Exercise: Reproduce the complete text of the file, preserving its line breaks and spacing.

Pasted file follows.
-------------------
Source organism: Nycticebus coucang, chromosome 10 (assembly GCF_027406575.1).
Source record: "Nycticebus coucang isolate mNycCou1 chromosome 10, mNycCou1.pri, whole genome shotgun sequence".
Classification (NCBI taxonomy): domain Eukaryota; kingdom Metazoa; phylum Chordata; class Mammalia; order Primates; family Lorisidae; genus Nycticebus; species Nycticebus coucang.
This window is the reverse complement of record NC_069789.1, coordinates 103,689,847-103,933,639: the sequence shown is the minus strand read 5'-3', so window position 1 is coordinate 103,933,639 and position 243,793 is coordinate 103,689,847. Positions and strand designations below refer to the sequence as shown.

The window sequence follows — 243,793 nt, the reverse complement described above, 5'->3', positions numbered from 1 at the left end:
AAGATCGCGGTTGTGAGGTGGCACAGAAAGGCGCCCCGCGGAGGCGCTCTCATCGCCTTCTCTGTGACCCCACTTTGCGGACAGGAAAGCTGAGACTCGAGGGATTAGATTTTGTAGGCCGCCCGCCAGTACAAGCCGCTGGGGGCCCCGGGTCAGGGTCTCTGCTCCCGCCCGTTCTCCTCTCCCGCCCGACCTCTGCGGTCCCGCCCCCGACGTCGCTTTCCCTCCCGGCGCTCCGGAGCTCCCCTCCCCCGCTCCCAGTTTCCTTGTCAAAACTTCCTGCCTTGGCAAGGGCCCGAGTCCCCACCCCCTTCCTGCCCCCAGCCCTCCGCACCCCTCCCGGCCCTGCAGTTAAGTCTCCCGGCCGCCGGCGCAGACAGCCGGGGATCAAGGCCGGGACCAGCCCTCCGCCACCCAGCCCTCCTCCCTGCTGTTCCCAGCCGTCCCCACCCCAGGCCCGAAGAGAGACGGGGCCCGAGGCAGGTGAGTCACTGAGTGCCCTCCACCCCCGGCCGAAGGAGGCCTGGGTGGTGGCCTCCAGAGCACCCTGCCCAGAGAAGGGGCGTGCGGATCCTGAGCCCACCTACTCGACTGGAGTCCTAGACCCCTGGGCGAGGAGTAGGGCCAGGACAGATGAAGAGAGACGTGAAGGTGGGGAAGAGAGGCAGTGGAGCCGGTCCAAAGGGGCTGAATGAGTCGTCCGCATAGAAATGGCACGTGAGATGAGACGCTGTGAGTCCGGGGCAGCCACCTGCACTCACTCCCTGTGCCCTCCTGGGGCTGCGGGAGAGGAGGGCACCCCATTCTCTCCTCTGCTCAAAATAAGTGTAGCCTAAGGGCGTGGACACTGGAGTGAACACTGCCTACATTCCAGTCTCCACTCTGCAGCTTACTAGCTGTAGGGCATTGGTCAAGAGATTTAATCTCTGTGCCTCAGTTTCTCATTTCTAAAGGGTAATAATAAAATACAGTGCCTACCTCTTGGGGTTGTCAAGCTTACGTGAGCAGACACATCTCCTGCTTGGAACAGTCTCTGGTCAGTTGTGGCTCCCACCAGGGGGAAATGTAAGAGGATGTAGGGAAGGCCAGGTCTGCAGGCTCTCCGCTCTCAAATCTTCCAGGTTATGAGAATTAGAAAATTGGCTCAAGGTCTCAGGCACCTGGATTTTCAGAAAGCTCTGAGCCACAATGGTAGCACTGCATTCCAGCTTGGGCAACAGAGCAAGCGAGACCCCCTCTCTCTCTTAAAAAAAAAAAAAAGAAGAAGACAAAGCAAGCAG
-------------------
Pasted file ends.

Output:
Source organism: Nycticebus coucang, chromosome 10 (assembly GCF_027406575.1).
Source record: "Nycticebus coucang isolate mNycCou1 chromosome 10, mNycCou1.pri, whole genome shotgun sequence".
Classification (NCBI taxonomy): domain Eukaryota; kingdom Metazoa; phylum Chordata; class Mammalia; order Primates; family Lorisidae; genus Nycticebus; species Nycticebus coucang.
This window is the reverse complement of record NC_069789.1, coordinates 103,689,847-103,933,639: the sequence shown is the minus strand read 5'-3', so window position 1 is coordinate 103,933,639 and position 243,793 is coordinate 103,689,847. Positions and strand designations below refer to the sequence as shown.

The window sequence follows — 243,793 nt, the reverse complement described above, 5'->3', positions numbered from 1 at the left end:
AAGATCGCGGTTGTGAGGTGGCACAGAAAGGCGCCCCGCGGAGGCGCTCTCATCGCCTTCTCTGTGACCCCACTTTGCGGACAGGAAAGCTGAGACTCGAGGGATTAGATTTTGTAGGCCGCCCGCCAGTACAAGCCGCTGGGGGCCCCGGGTCAGGGTCTCTGCTCCCGCCCGTTCTCCTCTCCCGCCCGACCTCTGCGGTCCCGCCCCCGACGTCGCTTTCCCTCCCGGCGCTCCGGAGCTCCCCTCCCCCGCTCCCAGTTTCCTTGTCAAAACTTCCTGCCTTGGCAAGGGCCCGAGTCCCCACCCCCTTCCTGCCCCCAGCCCTCCGCACCCCTCCCGGCCCTGCAGTTAAGTCTCCCGGCCGCCGGCGCAGACAGCCGGGGATCAAGGCCGGGACCAGCCCTCCGCCACCCAGCCCTCCTCCCTGCTGTTCCCAGCCGTCCCCACCCCAGGCCCGAAGAGAGACGGGGCCCGAGGCAGGTGAGTCACTGAGTGCCCTCCACCCCCGGCCGAAGGAGGCCTGGGTGGTGGCCTCCAGAGCACCCTGCCCAGAGAAGGGGCGTGCGGATCCTGAGCCCACCTACTCGACTGGAGTCCTAGACCCCTGGGCGAGGAGTAGGGCCAGGACAGATGAAGAGAGACGTGAAGGTGGGGAAGAGAGGCAGTGGAGCCGGTCCAAAGGGGCTGAATGAGTCGTCCGCATAGAAATGGCACGTGAGATGAGACGCTGTGAGTCCGGGGCAGCCACCTGCACTCACTCCCTGTGCCCTCCTGGGGCTGCGGGAGAGGAGGGCACCCCATTCTCTCCTCTGCTCAAAATAAGTGTAGCCTAAGGGCGTGGACACTGGAGTGAACACTGCCTACATTCCAGTCTCCACTCTGCAGCTTACTAGCTGTAGGGCATTGGTCAAGAGATTTAATCTCTGTGCCTCAGTTTCTCATTTCTAAAGGGTAATAATAAAATACAGTGCCTACCTCTTGGGGTTGTCAAGCTTACGTGAGCAGACACATCTCCTGCTTGGAACAGTCTCTGGTCAGTTGTGGCTCCCACCAGGGGGAAATGTAAGAGGATGTAGGGAAGGCCAGGTCTGCAGGCTCTCCGCTCTCAAATCTTCCAGGTTATGAGAATTAGAAAATTGGCTCAAGGTCTCAGGCACCTGGATTTTCAGAAAGCTCTGAGCCACAATGGTAGCACTGCATTCCAGCTTGGGCAACAGAGCAAGCGAGACCCCCTCTCTCTCTTAAAAAAAAAAAAAAGAAGAAGACAAAGCAAGCAG